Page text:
Today was butchering day. Don’t worry; I didn’t post any pictures of the actual butchering as my Mom and Sister would probably end up yacking all over their keyboards if they saw the process in photos. Honestly, I think that more people need to know where their meat comes from and how it got to their dinner plate, but that’s an entire blog post in itself.
One of Nettie’s kids from this spring was a male so we banded him, let him nurse on Nettie for ten weeks, then put him with Pan. He was half Saanen & half Nigerian and after eight months he just wasn’t going to be getting any bigger or meatier so it was time to put him in the freezer. I’m sure there are some people who butcher the male dairy goats earlier and we may do that next year.
Last year we had two male freezer goats and they had a LOT of fat on them. Meaning I was feeding them too much grain & not getting any more meat out of it, although in my defense I’ve never done it before. So this year I went lighter on the grain & also supplemented his feed with a lot of acorns.
This one didn’t have much fat on him at all, so I’m pretty happy. It’s cold enough in the garage that we’re going to let him hang & age for at least a day. We’ll quarter him and I’ll wrap up the ribs, tenderloins, backstraps and neck for the freezer. Instead of taking up freezer space on the front & hind quarters I’m going to slow cook them in the oven, pull off the meat & then freeze that in small zippy-bags for quick meals later on.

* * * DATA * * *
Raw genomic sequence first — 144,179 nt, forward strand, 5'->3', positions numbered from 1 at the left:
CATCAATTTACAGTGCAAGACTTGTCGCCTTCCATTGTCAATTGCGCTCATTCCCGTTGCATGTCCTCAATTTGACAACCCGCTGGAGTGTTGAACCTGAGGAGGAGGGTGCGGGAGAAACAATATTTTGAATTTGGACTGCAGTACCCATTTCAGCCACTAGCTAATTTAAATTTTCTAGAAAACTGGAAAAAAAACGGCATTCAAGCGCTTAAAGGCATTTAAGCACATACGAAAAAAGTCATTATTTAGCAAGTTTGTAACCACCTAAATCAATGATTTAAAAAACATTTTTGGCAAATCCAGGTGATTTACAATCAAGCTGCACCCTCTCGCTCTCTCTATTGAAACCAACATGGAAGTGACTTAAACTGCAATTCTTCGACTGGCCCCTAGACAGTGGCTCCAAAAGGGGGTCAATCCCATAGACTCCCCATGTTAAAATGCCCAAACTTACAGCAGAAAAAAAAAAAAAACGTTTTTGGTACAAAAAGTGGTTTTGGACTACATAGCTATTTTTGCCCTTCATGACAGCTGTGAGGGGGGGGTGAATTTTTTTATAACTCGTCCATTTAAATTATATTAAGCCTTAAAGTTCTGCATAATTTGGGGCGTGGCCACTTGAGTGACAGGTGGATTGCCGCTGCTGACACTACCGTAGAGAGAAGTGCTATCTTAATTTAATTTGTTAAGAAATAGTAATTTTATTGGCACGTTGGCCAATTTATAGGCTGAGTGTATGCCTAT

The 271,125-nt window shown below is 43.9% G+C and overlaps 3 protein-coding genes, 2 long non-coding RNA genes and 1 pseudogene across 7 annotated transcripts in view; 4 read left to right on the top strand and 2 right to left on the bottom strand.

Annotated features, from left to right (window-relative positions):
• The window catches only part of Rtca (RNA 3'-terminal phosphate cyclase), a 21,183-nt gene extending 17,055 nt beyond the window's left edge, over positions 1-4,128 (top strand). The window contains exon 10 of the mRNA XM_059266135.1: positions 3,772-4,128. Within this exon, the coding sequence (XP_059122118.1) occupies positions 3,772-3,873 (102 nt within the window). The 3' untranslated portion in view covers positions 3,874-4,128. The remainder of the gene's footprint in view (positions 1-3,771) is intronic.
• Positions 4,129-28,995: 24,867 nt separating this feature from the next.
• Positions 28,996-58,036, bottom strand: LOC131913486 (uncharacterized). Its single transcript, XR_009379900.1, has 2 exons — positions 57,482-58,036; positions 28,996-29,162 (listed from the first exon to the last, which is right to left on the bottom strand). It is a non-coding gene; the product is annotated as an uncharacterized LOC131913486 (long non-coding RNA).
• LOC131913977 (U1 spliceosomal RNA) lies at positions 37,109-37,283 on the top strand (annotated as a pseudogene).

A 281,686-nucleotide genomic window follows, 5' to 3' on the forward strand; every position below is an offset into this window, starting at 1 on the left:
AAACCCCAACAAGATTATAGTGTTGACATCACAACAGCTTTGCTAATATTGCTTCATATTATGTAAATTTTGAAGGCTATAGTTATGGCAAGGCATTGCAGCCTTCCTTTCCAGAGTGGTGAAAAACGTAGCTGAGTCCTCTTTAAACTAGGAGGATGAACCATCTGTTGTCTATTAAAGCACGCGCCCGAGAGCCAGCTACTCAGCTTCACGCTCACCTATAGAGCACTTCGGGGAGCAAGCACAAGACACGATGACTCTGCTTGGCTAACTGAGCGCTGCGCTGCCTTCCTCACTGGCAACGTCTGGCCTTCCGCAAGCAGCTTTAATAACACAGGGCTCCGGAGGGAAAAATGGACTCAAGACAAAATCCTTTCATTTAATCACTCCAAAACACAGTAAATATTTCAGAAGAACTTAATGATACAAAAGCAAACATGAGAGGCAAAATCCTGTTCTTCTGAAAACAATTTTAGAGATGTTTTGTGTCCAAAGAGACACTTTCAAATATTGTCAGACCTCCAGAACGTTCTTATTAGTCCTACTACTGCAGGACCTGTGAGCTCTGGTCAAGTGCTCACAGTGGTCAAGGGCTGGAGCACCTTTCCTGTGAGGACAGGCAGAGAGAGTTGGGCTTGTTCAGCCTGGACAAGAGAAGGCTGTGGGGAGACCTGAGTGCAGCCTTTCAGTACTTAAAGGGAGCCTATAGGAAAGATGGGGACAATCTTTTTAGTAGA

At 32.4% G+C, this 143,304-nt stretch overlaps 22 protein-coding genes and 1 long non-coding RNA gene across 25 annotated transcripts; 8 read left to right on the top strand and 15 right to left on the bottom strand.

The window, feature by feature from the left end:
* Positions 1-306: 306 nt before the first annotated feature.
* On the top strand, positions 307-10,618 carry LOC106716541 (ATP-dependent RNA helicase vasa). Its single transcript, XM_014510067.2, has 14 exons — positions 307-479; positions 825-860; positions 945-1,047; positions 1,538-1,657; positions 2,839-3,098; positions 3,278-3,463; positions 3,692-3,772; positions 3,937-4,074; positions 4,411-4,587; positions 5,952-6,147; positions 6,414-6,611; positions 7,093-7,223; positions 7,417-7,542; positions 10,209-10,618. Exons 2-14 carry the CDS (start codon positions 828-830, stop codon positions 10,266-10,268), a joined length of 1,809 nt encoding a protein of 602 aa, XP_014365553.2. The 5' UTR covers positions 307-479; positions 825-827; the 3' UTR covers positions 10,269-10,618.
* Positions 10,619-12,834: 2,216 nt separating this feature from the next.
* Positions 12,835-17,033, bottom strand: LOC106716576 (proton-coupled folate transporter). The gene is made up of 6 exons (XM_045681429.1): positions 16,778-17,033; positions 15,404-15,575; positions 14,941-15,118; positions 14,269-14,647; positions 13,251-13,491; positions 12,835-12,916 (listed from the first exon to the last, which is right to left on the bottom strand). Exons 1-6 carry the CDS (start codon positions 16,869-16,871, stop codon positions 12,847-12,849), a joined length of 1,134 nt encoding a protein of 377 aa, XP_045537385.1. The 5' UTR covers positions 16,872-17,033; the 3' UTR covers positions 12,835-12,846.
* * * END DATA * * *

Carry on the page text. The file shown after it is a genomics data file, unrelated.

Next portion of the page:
I keep tossing out hints to Paul that I’d like to start a small meat goat herd. Of course, that means more fencing, more feed….more work. But when I see a meat goat & then look at the scrawny carcass of the goat we just butchered, I wonder why we don’t butcher them right after they’re weaned so we don’t have to spend any more time and money on hay & grain for them. Just one more thing to ponder I suppose.
Tomorrow’s post will be “nicer”, I promise!